Is it a big favor to a student who is less well prepared for college to admit him or her into a school where most of the students are sharper? No, and in fact it is often harmful. A student who might have been able to do well in engineering at, say, UMass-Amherst, might find the rigor and pace of engineering at M.I.T. beyond his capabilities. It isn’t a criticism of that student to say that he’d be better off at a “lesser” institution, but simply recognition of the fact that people aren’t equal in many dimensions.
One result of mismatching is that students who are the beneficiaries of preferences more frequently fail to graduate.
Another result is that the beneficiaries may avoid more rigorous majors and instead settle into softer, less demanding ones. A student who could have done well in, say, chemistry at North Carolina Central might well decide to pursue a degree in sociology or women’s studies if she were admitted and enrolled at Duke. The former would probably offer better long-run prospects.
A third cost is that instruction tends to suffer when professors have a wide mix of students in class. When the “preferred” students are less capable (and frequently less interested, too) than the rest, professors feel pressure to lower their expectations and inflate their grades so as to avoid embarrassing those students and possible conflict with administrators.
There is also an opportunity cost to trying to achieve SES diversity. A decision to admit Student A because his family is working class also means a decision not to admit Student B, whose parents are upper middle-class professionals. The admitted student gives the school more of the sought-after “diversity,” but perhaps he will prove to be just another mediocre student who blends in perfectly with the rest of the student body. Rejected Student B, however, might have been a standout: he might have started a string ensemble, or a debate club, or been an outstanding calculus mentor for other students. Individuals differ along innumerable dimensions, so why assume that one of them (SES) is especially valuable?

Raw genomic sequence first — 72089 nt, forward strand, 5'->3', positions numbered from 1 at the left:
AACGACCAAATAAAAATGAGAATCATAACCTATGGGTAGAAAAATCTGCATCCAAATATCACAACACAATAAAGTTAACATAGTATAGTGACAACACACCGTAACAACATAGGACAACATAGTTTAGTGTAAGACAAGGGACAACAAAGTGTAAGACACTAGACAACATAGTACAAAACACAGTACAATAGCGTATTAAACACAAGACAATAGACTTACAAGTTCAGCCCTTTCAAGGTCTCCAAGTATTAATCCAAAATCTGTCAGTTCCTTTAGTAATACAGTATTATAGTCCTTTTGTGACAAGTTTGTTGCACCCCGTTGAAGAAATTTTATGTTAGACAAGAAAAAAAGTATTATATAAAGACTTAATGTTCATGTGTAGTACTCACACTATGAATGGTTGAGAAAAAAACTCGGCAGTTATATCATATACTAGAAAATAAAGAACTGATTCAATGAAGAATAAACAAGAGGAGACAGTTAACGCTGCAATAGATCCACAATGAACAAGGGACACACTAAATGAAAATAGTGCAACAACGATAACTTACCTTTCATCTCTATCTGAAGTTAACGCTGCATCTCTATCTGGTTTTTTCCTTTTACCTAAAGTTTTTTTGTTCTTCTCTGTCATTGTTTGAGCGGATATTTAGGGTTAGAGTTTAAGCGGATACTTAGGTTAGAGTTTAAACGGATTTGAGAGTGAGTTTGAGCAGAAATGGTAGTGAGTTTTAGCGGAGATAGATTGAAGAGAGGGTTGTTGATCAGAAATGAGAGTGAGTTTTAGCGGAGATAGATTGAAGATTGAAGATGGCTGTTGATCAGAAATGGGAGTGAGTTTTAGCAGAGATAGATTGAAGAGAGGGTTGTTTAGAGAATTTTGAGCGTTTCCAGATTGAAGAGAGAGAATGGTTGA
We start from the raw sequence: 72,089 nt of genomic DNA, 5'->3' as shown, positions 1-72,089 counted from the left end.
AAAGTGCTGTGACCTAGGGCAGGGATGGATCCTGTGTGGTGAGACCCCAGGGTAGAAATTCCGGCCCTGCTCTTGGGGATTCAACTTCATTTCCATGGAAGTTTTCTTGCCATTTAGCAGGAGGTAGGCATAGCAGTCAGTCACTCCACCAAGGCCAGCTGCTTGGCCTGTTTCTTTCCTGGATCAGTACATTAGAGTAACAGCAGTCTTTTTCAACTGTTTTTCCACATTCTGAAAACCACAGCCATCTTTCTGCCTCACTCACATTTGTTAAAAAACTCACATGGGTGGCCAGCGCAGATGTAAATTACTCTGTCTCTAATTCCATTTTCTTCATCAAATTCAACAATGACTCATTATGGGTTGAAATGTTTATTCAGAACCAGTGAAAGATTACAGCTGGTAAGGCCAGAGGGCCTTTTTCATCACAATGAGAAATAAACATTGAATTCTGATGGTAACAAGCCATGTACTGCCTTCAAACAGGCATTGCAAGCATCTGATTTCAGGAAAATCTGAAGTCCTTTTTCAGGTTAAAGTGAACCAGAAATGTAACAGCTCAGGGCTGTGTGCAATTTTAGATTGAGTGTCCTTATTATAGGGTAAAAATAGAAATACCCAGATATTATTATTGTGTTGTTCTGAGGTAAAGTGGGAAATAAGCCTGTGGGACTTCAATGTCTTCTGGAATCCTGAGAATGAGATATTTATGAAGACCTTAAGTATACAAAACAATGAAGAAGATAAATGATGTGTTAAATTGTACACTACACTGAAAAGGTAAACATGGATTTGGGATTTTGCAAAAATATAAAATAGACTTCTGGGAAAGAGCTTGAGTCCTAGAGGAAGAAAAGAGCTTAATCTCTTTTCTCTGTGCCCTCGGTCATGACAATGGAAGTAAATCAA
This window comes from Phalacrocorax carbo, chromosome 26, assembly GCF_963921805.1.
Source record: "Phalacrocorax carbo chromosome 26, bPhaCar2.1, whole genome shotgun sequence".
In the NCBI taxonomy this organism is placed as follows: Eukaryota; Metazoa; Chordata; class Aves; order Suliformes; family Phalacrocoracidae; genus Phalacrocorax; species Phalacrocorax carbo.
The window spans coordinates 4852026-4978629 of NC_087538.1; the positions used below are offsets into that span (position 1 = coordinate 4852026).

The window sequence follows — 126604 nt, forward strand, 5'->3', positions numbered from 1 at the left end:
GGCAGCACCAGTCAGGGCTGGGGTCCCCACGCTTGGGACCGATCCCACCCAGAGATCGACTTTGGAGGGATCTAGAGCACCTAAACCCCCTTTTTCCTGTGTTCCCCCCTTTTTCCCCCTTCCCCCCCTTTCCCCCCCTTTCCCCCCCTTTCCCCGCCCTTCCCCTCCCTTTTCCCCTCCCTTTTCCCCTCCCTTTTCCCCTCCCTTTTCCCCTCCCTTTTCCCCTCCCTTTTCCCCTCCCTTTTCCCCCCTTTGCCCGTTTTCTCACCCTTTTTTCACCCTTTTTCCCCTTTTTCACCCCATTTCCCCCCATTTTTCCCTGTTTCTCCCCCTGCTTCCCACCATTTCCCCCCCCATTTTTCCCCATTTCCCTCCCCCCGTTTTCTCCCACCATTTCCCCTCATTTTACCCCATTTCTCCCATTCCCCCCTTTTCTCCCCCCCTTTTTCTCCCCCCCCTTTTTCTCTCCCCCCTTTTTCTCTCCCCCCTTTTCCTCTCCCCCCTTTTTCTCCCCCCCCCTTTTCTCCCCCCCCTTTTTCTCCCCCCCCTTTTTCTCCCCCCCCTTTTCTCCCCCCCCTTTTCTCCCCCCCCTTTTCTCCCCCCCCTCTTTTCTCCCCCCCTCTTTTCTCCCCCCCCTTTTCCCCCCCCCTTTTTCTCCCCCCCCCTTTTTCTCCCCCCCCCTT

And there’s one more cost. Adopting a policy of preferences for students of low-SES takes us another step away from Reverend King’s ideal of a society in which people are judged on the content of their character rather than the color of their skin, or (I’ll add) other irrelevant characteristics such as family finances.
Instead of having the admissions office focus on the irrelevant factors of students’ ancestry and family circumstances, I maintain that it would be far better to try assembling a student body that is as homogeneous as possible in the ways that actually matter in higher education—capability and interest in learning. That would be far better educationally than shuffling a few students “up” into supposedly elite schools while shuffling an equal number “down” into their backup schools in a pointless quest for optimal diversity.
In the question period, a student asked if that approach wasn’t unfair. What if the students who are highly capable and interested are that way because their parents brought them up in an education-rich environment? Do they deserve their good fortune?
Philosophers will probably debate that question forever, but colleges can’t and shouldn’t try to make the world perfectly fair. They should try to do what they’re supposed to do—educate students—as best they can. By focusing on irrelevant characteristics in deciding which students to admit, they get themselves off track.